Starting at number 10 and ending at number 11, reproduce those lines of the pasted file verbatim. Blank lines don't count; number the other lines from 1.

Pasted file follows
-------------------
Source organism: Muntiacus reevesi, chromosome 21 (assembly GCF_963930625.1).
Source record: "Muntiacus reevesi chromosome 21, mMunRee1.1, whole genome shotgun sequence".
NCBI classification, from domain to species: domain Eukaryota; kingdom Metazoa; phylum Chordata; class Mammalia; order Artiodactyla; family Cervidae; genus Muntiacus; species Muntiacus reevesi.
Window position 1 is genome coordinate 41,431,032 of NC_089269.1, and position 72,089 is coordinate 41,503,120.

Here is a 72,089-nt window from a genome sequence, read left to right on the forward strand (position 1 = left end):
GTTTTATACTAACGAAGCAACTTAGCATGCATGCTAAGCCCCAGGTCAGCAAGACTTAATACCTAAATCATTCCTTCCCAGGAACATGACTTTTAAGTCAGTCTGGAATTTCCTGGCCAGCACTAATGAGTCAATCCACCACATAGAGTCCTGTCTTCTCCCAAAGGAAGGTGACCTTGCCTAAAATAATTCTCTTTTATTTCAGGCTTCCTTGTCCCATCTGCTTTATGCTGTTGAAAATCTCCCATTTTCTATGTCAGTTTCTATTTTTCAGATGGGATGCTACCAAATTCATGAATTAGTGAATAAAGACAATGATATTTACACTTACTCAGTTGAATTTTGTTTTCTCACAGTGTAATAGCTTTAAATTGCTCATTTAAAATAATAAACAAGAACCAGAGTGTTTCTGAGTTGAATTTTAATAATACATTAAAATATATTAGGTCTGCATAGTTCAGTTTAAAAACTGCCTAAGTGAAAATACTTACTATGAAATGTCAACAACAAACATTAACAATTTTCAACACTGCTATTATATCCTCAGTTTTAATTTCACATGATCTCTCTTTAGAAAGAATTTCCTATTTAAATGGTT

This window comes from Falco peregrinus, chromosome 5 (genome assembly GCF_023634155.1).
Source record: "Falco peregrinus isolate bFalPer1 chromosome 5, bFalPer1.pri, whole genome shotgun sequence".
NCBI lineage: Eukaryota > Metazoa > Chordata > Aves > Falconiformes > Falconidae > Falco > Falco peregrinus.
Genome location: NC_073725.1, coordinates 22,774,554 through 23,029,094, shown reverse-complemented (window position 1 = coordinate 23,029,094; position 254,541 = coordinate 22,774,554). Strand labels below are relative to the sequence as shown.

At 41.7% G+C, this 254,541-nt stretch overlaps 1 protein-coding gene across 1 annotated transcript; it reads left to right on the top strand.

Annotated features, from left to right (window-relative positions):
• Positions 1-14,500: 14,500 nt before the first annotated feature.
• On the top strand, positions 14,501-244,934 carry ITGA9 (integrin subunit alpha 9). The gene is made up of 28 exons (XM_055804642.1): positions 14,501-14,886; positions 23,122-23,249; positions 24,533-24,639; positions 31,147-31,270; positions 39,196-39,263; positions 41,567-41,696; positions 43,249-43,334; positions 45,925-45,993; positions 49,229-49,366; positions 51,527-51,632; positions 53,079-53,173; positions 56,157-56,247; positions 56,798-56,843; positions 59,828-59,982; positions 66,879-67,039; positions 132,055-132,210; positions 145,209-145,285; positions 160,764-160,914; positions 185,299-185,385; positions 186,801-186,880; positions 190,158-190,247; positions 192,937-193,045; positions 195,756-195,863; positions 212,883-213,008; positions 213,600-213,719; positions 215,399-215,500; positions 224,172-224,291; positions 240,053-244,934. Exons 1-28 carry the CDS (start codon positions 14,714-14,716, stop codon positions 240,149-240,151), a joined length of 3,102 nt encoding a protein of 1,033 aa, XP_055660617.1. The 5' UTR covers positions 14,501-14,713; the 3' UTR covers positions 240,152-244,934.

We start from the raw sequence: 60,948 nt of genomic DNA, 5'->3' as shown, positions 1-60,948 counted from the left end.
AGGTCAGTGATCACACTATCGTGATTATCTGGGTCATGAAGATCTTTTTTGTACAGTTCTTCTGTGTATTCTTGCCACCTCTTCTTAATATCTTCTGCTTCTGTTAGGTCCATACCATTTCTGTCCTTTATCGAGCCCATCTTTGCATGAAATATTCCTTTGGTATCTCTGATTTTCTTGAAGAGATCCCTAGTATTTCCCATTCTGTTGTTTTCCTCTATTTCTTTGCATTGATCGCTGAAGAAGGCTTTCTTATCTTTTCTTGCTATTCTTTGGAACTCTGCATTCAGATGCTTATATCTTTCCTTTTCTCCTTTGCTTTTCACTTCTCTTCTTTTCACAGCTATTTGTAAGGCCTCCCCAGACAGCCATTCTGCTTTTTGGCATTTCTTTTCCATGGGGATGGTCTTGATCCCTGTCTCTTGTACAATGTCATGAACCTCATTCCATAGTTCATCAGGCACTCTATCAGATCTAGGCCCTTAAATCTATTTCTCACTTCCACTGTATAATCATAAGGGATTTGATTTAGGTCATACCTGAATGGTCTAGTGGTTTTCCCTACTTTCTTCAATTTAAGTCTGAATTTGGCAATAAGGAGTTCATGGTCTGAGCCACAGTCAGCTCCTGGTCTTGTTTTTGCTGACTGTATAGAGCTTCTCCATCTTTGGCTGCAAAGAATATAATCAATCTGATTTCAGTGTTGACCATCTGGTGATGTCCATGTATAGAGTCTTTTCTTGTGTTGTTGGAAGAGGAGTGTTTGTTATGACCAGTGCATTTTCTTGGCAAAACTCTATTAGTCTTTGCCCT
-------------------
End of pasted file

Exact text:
Genome location: NC_073725.1, coordinates 22,774,554 through 23,029,094, shown reverse-complemented (window position 1 = coordinate 23,029,094; position 254,541 = coordinate 22,774,554). Strand labels below are relative to the sequence as shown.

At 41.7% G+C, this 254,541-nt stretch overlaps 1 protein-coding gene across 1 annotated transcript; it reads left to right on the top strand.